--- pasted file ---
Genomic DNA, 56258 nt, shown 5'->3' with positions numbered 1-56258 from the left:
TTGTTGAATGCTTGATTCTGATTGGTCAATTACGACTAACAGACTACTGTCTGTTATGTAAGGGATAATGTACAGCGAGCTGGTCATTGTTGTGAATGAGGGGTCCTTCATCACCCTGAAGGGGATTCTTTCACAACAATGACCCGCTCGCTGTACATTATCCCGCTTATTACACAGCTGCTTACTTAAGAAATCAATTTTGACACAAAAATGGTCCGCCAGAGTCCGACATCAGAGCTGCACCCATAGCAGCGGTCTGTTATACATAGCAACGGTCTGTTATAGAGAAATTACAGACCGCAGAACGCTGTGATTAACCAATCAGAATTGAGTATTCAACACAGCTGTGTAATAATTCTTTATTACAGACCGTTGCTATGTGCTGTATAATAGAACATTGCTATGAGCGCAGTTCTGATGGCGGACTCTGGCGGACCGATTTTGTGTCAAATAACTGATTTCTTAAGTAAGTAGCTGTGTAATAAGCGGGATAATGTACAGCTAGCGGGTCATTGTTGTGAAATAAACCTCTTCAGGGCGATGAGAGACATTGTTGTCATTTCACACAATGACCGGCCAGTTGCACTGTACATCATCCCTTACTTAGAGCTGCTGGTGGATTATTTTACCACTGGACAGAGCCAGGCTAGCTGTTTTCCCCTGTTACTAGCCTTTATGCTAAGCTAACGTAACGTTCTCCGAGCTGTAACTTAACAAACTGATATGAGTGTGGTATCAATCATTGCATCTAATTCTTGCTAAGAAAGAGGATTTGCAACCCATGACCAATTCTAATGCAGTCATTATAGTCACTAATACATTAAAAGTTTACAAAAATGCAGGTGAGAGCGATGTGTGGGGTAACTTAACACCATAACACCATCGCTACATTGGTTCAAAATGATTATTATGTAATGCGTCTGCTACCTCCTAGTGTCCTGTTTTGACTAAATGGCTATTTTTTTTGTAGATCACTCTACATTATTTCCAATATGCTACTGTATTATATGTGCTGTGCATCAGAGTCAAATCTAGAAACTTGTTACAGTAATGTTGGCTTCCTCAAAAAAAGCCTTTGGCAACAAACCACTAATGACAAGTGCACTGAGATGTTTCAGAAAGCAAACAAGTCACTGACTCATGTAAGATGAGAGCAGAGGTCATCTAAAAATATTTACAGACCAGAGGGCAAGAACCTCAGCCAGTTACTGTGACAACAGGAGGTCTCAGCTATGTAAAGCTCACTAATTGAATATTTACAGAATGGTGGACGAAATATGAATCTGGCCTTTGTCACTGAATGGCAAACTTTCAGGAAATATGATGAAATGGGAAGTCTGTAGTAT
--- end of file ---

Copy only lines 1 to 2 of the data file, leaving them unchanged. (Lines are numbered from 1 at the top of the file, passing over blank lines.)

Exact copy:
Genomic DNA, 56258 nt, shown 5'->3' with positions numbered 1-56258 from the left:
TTGTTGAATGCTTGATTCTGATTGGTCAATTACGACTAACAGACTACTGTCTGTTATGTAAGGGATAATGTACAGCGAGCTGGTCATTGTTGTGAATGAGGGGTCCTTCATCACCCTGAAGGGGATTCTTTCACAACAATGACCCGCTCGCTGTACATTATCCCGCTTATTACACAGCTGCTTACTTAAGAAATCAATTTTGACACAAAAATGGTCCGCCAGAGTCCGACATCAGAGCTGCACCCATAGCAGCGGTCTGTTATACATAGCAACGGTCTGTTATAGAGAAATTACAGACCGCAGAACGCTGTGATTAACCAATCAGAATTGAGTATTCAACACAGCTGTGTAATAATTCTTTATTACAGACCGTTGCTATGTGCTGTATAATAGAACATTGCTATGAGCGCAGTTCTGATGGCGGACTCTGGCGGACCGATTTTGTGTCAAATAACTGATTTCTTAAGTAAGTAGCTGTGTAATAAGCGGGATAATGTACAGCTAGCGGGTCATTGTTGTGAAATAAACCTCTTCAGGGCGATGAGAGACATTGTTGTCATTTCACACAATGACCGGCCAGTTGCACTGTACATCATCCCTTACTTAGAGCTGCTGGTGGATTATTTTACCACTGGACAGAGCCAGGCTAGCTGTTTTCCCCTGTTACTAGCCTTTATGCTAAGCTAACGTAACGTTCTCCGAGCTGTAACTTAACAAACTGATATGAGTGTGGTATCAATCATTGCATCTAATTCTTGCTAAGAAAGAGGATTTGCAACCCATGACCAATTCTAATGCAGTCATTATAGTCACTAATACATTAAAAGTTTACAAAAATGCAGGTGAGAGCGATGTGTGGGGTAACTTAACACCATAACACCATCGCTACATTGGTTCAAAATGATTATTATGTAATGCGTCTGCTACCTCCTAGTGTCCTGTTTTGACTAAATGGCTATTTTTTTTGTAGATCACTCTACATTATTTCCAATATGCTACTGTATTATATGTGCTGTGCATCAGAGTCAAATCTAGAAACTTGTTACAGTAATGTTGGCTTCCTCAAAAAAAGCCTTTGGCAACAAACCACTAATGACAAGTGCACTGAGATGTTTCAGAAAGCAAACAAGTCACTGACTCATGTAAGATGAGAGCAGAGGTCATCTAAAAATATTTACAGACCAGAGGGCAAGAACCTCAGCCAGTTACTGTGACAACAGGAGGTCTCAGCTATGTAAAGCTCACTAATTGAATATTTACAGAATGGTGGACGAAATATGAATCTGGCCTTTGTCACTGAATGGCAAACTTTCAGGAAATATGATGAAATGGGAAGTCTGTAGTAT